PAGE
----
Case Against Fidelity Regarding In-house Plan Heats Up

HeatUp

The case filed by a participant in the Fidelity in-house 401(k) plan, Bilewicz v. FMR LLC, heated up today with the filing of a proposed First Amended Complaint. We previously discussed this case in the posts Fidelity Files a Motion to Dismiss the Lawsuit Regarding Its Own In-House Plan (June 3, 2013), Are target date funds really the next focus of ERISA litigation? (May 8, 2013), and Fidelity is Targeted Again and This Time Regarding Its Own In House Plan (April 16, 2013).

The plaintiffs propose to amend the complaint in two substantive ways: adding more named plaintiffs and adding fact and class allegations regarding terms that purportedly mandate that any plan investment in mutual funds must be in mutual funds managed by Fidelity Management and Research Company.

The former is far more interesting to me, with twenty-six additional named plaintiffs being added to the litigation. To note, in all the previous litigation I was involved with, we never had double digit plaintiffs in a case. To have 27 in total is somewhat astonishing. It appears the reason to have so many in the lawsuit is to respond to Fidelity’s argument in their filed Motion to Dismiss that you need a plaintiff in each fund that is alleged to be improper. The plaintiffs have gone to great lengths to add details on the all the different investment funds used by the proposed additional named plaintiffs.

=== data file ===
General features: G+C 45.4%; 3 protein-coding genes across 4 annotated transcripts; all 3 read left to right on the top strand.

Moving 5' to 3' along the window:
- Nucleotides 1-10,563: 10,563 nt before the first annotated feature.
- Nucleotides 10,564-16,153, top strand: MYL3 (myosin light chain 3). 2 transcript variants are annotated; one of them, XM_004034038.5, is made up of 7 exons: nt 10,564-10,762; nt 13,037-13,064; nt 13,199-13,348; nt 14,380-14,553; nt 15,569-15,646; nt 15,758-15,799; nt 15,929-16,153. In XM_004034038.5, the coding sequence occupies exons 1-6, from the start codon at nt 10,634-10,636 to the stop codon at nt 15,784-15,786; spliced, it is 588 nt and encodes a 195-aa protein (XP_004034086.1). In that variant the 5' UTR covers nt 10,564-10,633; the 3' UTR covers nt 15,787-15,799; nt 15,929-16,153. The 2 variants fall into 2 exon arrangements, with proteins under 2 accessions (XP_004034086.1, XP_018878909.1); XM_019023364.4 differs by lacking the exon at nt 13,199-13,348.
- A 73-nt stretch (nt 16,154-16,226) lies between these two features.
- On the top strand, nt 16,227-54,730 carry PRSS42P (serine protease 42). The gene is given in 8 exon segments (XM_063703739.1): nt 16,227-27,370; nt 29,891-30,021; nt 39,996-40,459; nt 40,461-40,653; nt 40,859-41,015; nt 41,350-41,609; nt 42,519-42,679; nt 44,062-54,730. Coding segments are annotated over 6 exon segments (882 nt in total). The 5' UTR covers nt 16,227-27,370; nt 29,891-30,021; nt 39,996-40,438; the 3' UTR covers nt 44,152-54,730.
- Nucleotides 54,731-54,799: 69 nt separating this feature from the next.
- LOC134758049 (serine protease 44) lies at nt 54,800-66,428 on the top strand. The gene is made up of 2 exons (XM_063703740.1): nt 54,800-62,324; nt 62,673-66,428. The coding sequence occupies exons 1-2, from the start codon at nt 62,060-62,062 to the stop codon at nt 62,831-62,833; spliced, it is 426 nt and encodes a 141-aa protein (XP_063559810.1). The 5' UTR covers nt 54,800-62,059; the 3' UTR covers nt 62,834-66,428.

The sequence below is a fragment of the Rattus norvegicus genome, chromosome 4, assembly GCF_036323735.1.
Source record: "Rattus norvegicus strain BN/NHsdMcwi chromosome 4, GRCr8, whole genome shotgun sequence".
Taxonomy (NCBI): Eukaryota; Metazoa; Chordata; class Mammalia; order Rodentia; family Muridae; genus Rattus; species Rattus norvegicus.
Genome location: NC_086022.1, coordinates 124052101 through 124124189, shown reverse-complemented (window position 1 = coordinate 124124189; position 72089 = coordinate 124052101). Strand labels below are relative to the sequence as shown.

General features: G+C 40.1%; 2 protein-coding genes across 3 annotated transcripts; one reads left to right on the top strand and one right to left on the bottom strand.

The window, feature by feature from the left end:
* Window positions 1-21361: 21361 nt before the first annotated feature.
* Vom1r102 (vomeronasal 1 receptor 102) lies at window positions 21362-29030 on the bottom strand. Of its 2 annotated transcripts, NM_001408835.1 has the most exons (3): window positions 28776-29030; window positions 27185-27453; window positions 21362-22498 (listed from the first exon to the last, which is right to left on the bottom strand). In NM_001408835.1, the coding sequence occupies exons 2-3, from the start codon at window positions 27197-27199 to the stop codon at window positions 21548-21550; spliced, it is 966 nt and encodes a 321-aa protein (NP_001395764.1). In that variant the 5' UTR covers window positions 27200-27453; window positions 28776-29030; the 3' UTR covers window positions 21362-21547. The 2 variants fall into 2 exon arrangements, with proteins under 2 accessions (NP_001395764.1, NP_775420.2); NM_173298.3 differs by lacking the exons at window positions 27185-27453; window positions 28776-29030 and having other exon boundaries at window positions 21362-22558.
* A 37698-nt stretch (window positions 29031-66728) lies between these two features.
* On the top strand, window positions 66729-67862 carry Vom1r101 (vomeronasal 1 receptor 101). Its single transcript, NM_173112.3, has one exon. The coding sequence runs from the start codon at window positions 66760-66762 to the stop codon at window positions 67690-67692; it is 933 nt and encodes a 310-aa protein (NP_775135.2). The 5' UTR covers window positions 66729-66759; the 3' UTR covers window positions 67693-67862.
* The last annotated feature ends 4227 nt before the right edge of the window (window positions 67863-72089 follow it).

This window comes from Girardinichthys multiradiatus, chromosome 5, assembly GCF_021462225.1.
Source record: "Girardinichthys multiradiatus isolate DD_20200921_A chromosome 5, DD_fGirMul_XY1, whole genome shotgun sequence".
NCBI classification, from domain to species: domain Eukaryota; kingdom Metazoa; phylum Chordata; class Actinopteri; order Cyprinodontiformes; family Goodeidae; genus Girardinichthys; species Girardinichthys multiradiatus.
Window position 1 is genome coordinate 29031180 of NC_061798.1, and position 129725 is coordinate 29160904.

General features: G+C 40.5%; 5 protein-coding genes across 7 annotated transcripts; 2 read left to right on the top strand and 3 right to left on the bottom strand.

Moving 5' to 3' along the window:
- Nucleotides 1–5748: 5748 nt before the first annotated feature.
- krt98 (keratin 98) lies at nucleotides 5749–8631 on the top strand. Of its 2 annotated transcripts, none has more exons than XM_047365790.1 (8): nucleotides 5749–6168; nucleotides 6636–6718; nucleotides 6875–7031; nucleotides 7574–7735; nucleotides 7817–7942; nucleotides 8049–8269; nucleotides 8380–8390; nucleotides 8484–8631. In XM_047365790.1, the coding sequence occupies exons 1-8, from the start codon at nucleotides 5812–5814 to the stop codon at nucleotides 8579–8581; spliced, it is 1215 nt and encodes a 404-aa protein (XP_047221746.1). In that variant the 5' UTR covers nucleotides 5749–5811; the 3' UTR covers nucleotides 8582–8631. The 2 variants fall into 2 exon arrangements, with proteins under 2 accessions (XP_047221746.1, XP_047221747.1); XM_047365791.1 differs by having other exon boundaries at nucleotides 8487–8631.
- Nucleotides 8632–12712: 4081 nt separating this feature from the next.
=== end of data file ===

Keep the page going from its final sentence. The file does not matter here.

ERISA litigation is not a numbers game. The more plaintiffs you have does not guarantee any sort of outcome. Instead, proving a breach of ERISA’s fiduciary duties requires a carefully crafted and masterful presentation of the facts and law. Nonetheless, to find 27 current or former employees of any defendant corporation that are willing to sign onto a federal lawsuit, with all it’s inherent risks, suggests that plaintiffs’ claims may have some plausibility to them. If you can convince that many people of the potential of the case, you certainly have a fighting chance to convince a federal judge.

I’m quite looking forward to the first substantive decision.

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